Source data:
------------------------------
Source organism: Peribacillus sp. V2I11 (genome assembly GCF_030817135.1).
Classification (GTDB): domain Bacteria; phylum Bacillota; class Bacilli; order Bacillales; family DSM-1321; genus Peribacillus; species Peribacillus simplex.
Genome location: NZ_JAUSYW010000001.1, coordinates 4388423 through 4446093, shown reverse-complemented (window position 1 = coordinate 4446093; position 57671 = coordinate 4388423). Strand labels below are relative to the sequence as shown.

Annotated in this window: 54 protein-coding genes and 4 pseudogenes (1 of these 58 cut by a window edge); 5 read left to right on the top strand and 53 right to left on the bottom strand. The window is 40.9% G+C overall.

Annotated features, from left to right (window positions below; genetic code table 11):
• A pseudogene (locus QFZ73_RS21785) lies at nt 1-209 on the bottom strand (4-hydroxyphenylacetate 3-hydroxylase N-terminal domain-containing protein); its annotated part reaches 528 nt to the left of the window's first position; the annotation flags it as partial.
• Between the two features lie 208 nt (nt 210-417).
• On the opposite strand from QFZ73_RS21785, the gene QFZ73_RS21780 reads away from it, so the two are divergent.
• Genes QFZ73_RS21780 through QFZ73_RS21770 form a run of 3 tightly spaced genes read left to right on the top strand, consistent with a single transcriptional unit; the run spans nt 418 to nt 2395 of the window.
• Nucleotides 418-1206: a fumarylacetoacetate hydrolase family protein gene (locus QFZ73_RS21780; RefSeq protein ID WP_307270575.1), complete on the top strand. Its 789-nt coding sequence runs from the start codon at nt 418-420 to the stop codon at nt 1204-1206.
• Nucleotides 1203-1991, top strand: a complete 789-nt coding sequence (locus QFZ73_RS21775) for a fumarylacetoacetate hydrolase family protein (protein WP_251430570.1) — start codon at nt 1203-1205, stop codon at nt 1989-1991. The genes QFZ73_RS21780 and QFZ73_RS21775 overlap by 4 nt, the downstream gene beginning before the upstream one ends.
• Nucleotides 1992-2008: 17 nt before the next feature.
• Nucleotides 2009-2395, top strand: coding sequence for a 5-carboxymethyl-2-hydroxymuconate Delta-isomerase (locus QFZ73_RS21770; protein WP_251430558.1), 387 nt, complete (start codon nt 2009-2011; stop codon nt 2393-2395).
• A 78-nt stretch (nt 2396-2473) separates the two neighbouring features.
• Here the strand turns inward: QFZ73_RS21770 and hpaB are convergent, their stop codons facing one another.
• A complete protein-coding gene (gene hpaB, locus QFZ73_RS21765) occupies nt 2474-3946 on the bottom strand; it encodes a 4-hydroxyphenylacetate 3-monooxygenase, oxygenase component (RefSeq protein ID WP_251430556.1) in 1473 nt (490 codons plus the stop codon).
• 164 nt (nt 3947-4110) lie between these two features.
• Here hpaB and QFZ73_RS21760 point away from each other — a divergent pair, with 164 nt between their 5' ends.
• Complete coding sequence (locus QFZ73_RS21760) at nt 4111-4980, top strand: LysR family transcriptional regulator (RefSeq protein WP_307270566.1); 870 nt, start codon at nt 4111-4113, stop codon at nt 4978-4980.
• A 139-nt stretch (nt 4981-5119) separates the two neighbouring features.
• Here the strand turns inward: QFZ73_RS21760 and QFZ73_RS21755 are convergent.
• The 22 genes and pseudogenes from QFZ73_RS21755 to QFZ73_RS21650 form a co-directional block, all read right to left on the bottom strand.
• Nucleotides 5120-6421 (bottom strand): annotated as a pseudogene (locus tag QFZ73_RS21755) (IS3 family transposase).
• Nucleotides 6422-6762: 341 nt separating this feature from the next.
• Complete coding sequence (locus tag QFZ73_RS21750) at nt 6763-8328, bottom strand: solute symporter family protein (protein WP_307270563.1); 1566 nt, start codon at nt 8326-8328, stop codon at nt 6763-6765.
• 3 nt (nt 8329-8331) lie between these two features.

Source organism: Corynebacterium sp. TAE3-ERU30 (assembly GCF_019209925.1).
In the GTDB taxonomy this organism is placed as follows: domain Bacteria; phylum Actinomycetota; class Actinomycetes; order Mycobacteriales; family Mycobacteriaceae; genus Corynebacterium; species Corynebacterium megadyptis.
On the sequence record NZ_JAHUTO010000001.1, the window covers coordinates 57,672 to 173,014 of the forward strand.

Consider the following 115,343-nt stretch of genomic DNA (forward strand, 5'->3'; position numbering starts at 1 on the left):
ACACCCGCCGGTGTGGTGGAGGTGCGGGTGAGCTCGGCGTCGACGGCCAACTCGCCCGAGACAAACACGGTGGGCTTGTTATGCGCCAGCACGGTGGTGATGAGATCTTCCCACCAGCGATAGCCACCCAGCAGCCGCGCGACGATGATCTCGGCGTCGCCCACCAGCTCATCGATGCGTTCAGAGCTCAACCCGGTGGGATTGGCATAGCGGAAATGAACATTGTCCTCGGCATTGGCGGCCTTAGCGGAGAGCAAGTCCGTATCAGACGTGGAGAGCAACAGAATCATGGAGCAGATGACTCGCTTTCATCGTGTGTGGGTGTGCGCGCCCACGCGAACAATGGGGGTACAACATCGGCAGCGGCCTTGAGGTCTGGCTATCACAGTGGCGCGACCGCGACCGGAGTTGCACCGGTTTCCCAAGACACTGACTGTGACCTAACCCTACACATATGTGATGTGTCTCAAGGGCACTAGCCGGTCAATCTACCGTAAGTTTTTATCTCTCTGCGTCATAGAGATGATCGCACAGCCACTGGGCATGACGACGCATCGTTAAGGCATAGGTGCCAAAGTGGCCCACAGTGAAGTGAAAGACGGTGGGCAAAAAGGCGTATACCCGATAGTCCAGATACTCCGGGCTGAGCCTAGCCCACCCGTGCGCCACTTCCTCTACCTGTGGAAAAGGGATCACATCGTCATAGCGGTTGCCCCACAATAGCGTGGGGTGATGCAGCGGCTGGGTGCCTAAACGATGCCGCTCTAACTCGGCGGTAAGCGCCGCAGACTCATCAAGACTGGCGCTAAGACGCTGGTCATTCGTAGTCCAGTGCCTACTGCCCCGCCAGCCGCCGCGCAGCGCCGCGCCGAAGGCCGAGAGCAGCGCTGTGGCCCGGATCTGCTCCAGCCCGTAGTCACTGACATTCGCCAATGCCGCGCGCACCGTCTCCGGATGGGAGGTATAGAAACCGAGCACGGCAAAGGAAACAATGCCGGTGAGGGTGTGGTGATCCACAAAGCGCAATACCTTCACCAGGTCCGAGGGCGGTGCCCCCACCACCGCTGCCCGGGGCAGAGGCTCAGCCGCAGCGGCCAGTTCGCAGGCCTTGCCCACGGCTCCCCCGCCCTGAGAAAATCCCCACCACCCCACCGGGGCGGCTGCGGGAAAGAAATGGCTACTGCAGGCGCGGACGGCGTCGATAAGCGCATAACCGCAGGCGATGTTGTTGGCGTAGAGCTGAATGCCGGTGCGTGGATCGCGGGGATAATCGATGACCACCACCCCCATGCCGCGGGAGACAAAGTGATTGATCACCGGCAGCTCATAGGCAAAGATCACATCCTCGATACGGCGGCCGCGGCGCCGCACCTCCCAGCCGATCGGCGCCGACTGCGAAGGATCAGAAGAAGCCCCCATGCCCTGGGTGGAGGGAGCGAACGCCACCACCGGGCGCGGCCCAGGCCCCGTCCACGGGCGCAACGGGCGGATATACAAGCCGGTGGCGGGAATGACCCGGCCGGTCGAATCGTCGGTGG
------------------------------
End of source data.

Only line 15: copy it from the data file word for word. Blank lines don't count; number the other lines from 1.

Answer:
• Here the strand turns inward: QFZ73_RS21770 and hpaB are convergent, their stop codons facing one another.